Dec 04 2013

The GlutenfreeSingles Guide to Surviving the Holidays

Published by at 7:18 pm under Holidays

The holidays are here, which means food, food…and more food! You will likely be on the receiving end of party invitations, family dinner requests, cookies, pies, egg nog and more. For anyone, the holidays can certainly be risky – all those extra calories have to go somewhere! For gluten-free eaters, the holidays are extra precarious. Most standard baked goods contain gluten, and for every party invitation you receive, you risk becoming that person with all food issues your hosts have to work around.

Don’t spiral into holiday blues or take out your anxiety on the person who just stole your parking spot at the mall! Let us help you glide through the holidays with grace and goodwill for all!

Keep Gluten-Free Snacks Handy

I used to work at a pretty typical company. Every December our vendors would send over boxes of cookies, whole cakes, brownies and all sorts of other goodies. These treats would, for the most part, end up in the lunch room where they would beckon ceaselessly all day until I finally caved.

For gluten-free eaters, all of these readily available treats can fry your self-control or even lead you to fall off the gluten-free wagon (resulting in some very un-festive digestive symptoms if you have celiac or a gluten sensitivity). Whether your workplace gets overrun with treats, or cookies and brownies assault you in other places, stay strong by keeping snacks close at hand. Personally, I like to nibble on dark chocolate throughout the day to satisfy my sugar cravings. Find a gluten-free snack that appeals to your taste buds and dive in as soon as those gluten-filled cookies start calling.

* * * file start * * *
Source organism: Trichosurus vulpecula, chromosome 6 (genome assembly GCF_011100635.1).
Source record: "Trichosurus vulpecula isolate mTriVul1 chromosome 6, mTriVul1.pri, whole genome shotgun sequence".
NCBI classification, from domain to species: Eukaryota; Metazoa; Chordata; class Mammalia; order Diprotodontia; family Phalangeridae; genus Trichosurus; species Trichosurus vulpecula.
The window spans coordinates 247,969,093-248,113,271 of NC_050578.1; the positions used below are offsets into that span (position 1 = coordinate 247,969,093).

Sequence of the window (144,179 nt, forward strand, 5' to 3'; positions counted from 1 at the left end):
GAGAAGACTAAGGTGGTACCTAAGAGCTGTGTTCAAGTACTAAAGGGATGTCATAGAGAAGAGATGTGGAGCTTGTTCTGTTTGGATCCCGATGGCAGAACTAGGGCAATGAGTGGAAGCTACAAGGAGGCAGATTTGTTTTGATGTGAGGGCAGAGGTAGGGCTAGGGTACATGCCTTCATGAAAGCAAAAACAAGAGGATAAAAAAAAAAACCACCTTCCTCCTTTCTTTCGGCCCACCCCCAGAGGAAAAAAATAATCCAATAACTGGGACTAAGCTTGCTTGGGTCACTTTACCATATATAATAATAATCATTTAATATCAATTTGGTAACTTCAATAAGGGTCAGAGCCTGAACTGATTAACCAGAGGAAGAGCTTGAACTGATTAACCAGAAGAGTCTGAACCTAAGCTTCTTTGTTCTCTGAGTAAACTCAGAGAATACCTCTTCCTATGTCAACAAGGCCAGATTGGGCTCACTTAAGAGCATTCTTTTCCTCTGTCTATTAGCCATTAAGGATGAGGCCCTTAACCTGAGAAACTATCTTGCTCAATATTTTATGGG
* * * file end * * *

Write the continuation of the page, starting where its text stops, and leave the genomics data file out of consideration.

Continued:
Eat Beforehand

If you are invited to a neighbor’s holiday party, invited out to dinner or ordered to a family get together, you may find yourself surrounded by gluten food options. If you feel comfortable with the party or dinner hosts, one option is to let them know about your gluten-free needs. You can make the conversation a lot less awkward by listing all of the things you can eat, including fruits, veggies and meat. Good hosts will probably be willing to have some food available for you.

If you worry about being a party pooper or stressing out the hosts too much, consider eating a small meal before you attend the party or dinner. This way, you can nibble your way through any gluten-free options available, but there’s no risk of starvation (or hunger-induced crankiness) if you can’t eat what’s on the menu.

One last option is to bring a gluten-free snack, appetizer or dessert if you’re attending a potluck event. This way, at least you’ll have a guaranteed safe option if all else fails.

Practice Humility

It’s going to happen. Someone will give you cookies or proudly present you with their special bunt cake as a gift. There’s no need to freak out and hurl the offensive food item off your property or away from your cubicle. Instead, acknowledge the gift for what it is – a present from someone who cares about you. Accept the gift with gratitude. Even if you can’t eat gluten, I’m sure you know plenty of people who can. Take the cookies to work, surprise your neighbors, bring them to church or the synagogue. If you happen to receive bubble bath or lotion or any other self-care item with gluten that you don’t want, give it to a friend or to a charity. Someone will appreciate it, and you’ll get to enjoy the gift of giving.

Remember that the holidays are meant to be a time of peace, harmony and goodwill. Many people don’t understand what gluten is and the foods or other items that typically contain gluten. Even if they know that you are gluten free, they may still make a gluten gift mistake. Don’t forget that it really is the thought that counts even if you receive a gift that could literally cause you to break out in rashes.

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